New Zealand is one of the countries with the best quality of air in the world. Even so, air pollution is still a silent killer there, which accounts for more than 2300 premature deaths every year. Media reports indicate that air pollution is an issue for many cities and towns in New Zealand, especially over the winter months. To what extent is air polluted in New Zealand in winter remains unclear, especially for people living in other countries.
In a previous post, I have documented air pollution in New Zealand in late autumn (May 2018). The present post aimed to do a brief overview of air pollution in New Zealand in the winter. Screenshots of the Real-Time Map of Air Pollution, hosted at the US-based non-profit Berkeley Earth website, were used to demonstrate the extent of air pollution. Such an effort may help to better understand seasonal variances of air pollution in New Zealand.
Unlike in the countries in the Northern Hemisphere, the winter season in New Zealand includes June, July and August. According to the Real-Time Map of Air Pollution, moderate levels of air pollution (Air Quality Index > 50) with a coverage of more than two-thirds of a nation’s land area were evident in New Zealand over 24 days per month in June and July 2018. The count was 16 days in May 2018 and only 5 days in April 2018.
Unhealthy levels of air pollution for sensitive groups (AQI > 100, marked red) were frequently evident in some areas. The highest values were recorded at Wellington on June 30, 2018, with a number of 184.9 for AQI and a value of 121.2 μg/m3 for PM2.5 density. During the winter months, it seemed that PM2.5 concentration fluctuated between 50 and 100 μg/m3 in some towns and cities. The levels of air pollution seemed to be comparable to that observed in China and India in the present season.
According to the data that were available on the Real-Time Map of Air Pollution, it seemed that the air pollution patterns were mainly evident in New Zealand between 8:00 a.m. and 17:00 p.m. in UTC time. Converted to the local Wellington time, the air pollution patterns were evident mainly between 20:00 p.m. and 5:00 a.m.. During daytime, air quality in New Zealand seemed to be acceptable, possibly due to strong winds that dispersed pollutants.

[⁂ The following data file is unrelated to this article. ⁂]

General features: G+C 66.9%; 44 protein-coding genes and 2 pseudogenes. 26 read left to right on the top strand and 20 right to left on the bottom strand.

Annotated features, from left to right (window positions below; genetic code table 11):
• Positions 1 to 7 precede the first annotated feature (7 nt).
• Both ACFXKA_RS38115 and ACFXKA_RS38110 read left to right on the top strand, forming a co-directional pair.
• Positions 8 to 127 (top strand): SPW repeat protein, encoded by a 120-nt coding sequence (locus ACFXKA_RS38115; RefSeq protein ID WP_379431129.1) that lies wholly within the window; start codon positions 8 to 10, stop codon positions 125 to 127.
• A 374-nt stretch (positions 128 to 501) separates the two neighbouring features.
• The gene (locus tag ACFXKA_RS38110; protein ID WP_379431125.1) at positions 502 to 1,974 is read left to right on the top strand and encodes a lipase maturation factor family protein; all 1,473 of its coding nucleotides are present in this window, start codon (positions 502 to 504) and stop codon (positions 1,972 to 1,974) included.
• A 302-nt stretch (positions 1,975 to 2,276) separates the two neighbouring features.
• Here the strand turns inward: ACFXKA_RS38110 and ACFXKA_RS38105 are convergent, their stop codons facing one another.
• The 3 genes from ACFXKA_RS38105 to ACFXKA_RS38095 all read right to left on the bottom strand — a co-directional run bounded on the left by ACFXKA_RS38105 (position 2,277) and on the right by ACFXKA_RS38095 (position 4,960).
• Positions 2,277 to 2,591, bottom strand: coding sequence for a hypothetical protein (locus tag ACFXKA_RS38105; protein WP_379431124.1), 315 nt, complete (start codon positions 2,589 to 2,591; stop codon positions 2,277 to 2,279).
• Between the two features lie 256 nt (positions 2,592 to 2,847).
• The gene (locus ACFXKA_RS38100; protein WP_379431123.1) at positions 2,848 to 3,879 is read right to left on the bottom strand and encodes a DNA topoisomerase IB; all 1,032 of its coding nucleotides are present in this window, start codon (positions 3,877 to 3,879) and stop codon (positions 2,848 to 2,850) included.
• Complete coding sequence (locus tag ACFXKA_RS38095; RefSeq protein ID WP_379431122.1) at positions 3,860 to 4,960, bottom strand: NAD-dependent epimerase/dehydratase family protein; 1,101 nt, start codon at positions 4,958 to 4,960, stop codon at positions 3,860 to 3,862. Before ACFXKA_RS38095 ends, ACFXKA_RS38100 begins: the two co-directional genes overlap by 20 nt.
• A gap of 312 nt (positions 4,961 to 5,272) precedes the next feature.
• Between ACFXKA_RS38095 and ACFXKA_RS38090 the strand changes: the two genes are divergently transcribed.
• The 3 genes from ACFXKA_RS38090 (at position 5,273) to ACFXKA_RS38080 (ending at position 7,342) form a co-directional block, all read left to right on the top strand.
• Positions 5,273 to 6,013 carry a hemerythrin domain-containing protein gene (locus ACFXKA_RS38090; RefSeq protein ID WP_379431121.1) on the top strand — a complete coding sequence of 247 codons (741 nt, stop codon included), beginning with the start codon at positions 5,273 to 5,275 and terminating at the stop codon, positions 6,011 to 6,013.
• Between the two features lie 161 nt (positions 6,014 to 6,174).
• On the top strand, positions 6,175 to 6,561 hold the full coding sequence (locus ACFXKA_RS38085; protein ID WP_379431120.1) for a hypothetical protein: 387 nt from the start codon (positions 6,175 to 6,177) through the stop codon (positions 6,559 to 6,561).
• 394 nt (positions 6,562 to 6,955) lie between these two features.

New Zealand has limited heavy industry and is distance from other sources of pollution. According to media reports, the primary cause of air pollution in winter in New Zealand is domestic use of wood or coal for keeping homes warm. A report suggests that 80 to 90 percent of the source of air pollutants in winter comes from home heating. Another major source of air pollutants is related to transport, especially in urban areas near busy roads. On still and cold days, pollutants emitted from both home heating and transport are most likely to become a problem, since they are less likely to be dispersed.
A question come to my mind. What else make outdoor air pollution to be a problem in winter in New Zealand where the population density is only 17.9 people per km2, ranked 203rd in the world? Even in main urban areas in New Zealand, the population density is some 523 people per km2, much lower than that in the urban areas in other countries.
It seems that house size may play a role. The larger the house size, the more wood or coal may be consumed and more air pollutants may be emitted. Over the past two decades, new houses have been getting steadily bigger in New Zealand. It has been reported that the median size of New Auckland houses increased from 194 m2 in the early 2000s to 221 m2 in the 2010s. On average, new houses in New Zealand are now almost 61 per cent bigger than they were before 1990, even though some towns have recorded smaller median houses over recent years.
New Zealand’s experience may highlight the impact of human’s lifestyle on air pollution. To mitigate air pollution either in New Zealand or in other countries, measures against industrial activities and transportation vehicles may not be enough. In addition to renewable energy, our human’s lifestyle and behaviors should also be modified.